In other cases, people want to hide assets in order to avoid dividing them in the divorce. In all of these types of incidents, however, people could learn a great deal by scrutinizing income tax returns. One person voluntarily overpaid the IRS by hundreds of thousands of dollars, planning to recoup the benefits later after the divorce. However, when his soon-to-be ex-wife reviewed their records with the IRS, she learned of the deception before the divorce was finalized. There are a number of tax documents that can shed light on a couple's finances, especially when a divorce is looming ahead. For example, W-2 forms not only contain each spouse's income but also withholdings for retirement savings, health savings accounts or other deferred compensation plans.

Estate planning is important with or without kids

Estate planning is not a one-size-fits-all proposition for Minnesota residents. There are a number of factors that make the process unique for each individual, and one of them is whether or not the person has children. In cases where a person is making an estate plan and has children, he or she will commonly make a number of bequests to the children and in some cases will name one of the kids as executor of the will. In cases where the person does not have children, the decisions might be more difficult, but the estate planning process is just as important.

An important point in any estate plan is incapacity. Many people choose to establish durable powers of attorney or advanced health care directives to take care of financial, medical and legal decision-making in the event they become incapacitated. These instruments allow people to decide who will make important choices on their behalf. Without them, not even their spouses are entitled to make certain decisions on their behalf.

Paying for a child's college education after divorce

The College Board reports that college costs have been rising at least 3 percent each year, but many families in Minnesota may still lack a financial plan in case of divorce or the death of one spouse. Divorce can make paying for college even harder, but there are steps parents can take to protect their children's education.

Unfortunately, the more immediate expenses of spousal and child support often must take precedence over saving for college. Parents' responsibility for a child's college expenses in divorce differs from state to state, but in Minnesota, a parent cannot be compelled to pay for a child's college education. However, this does not mean that as part of a divorce agreement, parents cannot address the issue of how much each will pay toward the child's education. Divorce agreements often include a time limit of five years on how long parents will contribute toward college.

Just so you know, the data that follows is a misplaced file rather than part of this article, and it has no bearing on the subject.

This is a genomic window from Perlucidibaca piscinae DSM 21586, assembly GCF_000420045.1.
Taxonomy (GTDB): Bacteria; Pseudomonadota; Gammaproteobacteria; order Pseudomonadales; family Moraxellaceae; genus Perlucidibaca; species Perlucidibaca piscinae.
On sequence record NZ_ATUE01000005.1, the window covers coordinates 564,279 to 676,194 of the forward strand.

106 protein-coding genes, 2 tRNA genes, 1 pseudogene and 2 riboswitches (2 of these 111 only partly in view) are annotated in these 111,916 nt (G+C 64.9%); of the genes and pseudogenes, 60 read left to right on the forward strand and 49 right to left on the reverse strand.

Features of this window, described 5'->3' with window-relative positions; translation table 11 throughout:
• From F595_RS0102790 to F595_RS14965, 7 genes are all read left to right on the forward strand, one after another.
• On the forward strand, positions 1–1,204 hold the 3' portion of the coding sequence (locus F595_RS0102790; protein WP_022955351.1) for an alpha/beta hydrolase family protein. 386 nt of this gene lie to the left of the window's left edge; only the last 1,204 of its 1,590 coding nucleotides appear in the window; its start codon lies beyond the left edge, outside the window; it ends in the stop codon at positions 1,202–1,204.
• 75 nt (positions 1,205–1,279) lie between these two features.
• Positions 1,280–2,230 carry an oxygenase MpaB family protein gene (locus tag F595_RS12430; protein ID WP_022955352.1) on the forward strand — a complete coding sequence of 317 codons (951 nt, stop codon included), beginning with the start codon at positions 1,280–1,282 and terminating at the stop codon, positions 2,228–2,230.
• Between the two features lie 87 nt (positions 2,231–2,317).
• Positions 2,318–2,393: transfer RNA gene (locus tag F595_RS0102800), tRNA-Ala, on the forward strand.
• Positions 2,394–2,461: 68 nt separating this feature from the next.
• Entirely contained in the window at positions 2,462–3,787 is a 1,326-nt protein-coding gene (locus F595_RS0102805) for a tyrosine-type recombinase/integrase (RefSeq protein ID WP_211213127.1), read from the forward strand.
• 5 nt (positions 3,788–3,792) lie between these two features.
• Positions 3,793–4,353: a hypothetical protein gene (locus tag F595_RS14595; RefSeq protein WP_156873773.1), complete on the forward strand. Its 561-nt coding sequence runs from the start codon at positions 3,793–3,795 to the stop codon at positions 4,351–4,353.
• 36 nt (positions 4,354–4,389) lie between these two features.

Misdemeanor cases clog courts and burden poor defendants

Misdemeanor charges in Minnesota may not impose harsh penalties like felonies, but they still carry serious consequences for many people, such as imprisonment for up to one year and fines. A legal scholar and author who has researched the effects of misdemeanor convictions said that court fees, fines and short-term incarceration often lead to job loss as well as restrictions on housing, student loans, welfare benefits and professional licensing.

After studying crime statistics from the FBI and other sources, she estimated that 80 percent of criminal dockets involve misdemeanor cases. This amounts to roughly 13 million cases annually nationwide. The huge volume overwhelms public defenders with limited resources and forces them to avoid litigating constitutional violations. She concluded that the system often makes the accuracy of misdemeanor convictions questionable and punishes innocent people.

Is divorce mediation the right choice for my situation?

A typical litigation process for divorce can be stressful and expensive. While it is a necessary part in dissolving some marriages, many couples may benefit from an alternative type of dispute resolution. Mediation is one litigation alternative that is available.

In mediation, a neutral person, called a mediator, will help facilitate you and your spouse reaching an agreement on the parts of your divorce that you do not already agree on. The mediator will likely meet with each spouse independently before meeting with you both together. If you and your spouse cannot reach an agreement on a particular issue, you will not be forced to agree, and you can still take that issue to court to be resolved.